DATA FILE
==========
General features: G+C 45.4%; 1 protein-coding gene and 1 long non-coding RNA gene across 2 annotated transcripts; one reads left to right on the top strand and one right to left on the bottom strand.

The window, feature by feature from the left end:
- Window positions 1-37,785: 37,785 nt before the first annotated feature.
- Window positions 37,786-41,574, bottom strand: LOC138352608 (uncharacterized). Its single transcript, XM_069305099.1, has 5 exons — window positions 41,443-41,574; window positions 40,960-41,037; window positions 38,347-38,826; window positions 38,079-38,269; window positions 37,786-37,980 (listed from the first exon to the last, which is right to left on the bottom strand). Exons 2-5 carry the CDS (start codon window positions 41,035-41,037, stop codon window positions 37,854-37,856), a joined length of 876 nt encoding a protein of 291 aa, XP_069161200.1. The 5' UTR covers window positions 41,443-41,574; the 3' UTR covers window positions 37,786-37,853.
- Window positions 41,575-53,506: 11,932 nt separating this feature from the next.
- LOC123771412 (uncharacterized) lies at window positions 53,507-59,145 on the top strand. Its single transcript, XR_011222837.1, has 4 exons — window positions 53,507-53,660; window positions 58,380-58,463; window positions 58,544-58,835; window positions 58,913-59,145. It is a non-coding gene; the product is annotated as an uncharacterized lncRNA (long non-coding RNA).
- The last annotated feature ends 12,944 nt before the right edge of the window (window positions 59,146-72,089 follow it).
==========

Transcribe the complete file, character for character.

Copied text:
General features: G+C 45.4%; 1 protein-coding gene and 1 long non-coding RNA gene across 2 annotated transcripts; one reads left to right on the top strand and one right to left on the bottom strand.

The window, feature by feature from the left end:
- Window positions 1-37,785: 37,785 nt before the first annotated feature.
- Window positions 37,786-41,574, bottom strand: LOC138352608 (uncharacterized). Its single transcript, XM_069305099.1, has 5 exons — window positions 41,443-41,574; window positions 40,960-41,037; window positions 38,347-38,826; window positions 38,079-38,269; window positions 37,786-37,980 (listed from the first exon to the last, which is right to left on the bottom strand). Exons 2-5 carry the CDS (start codon window positions 41,035-41,037, stop codon window positions 37,854-37,856), a joined length of 876 nt encoding a protein of 291 aa, XP_069161200.1. The 5' UTR covers window positions 41,443-41,574; the 3' UTR covers window positions 37,786-37,853.
- Window positions 41,575-53,506: 11,932 nt separating this feature from the next.
- LOC123771412 (uncharacterized) lies at window positions 53,507-59,145 on the top strand. Its single transcript, XR_011222837.1, has 4 exons — window positions 53,507-53,660; window positions 58,380-58,463; window positions 58,544-58,835; window positions 58,913-59,145. It is a non-coding gene; the product is annotated as an uncharacterized lncRNA (long non-coding RNA).
- The last annotated feature ends 12,944 nt before the right edge of the window (window positions 59,146-72,089 follow it).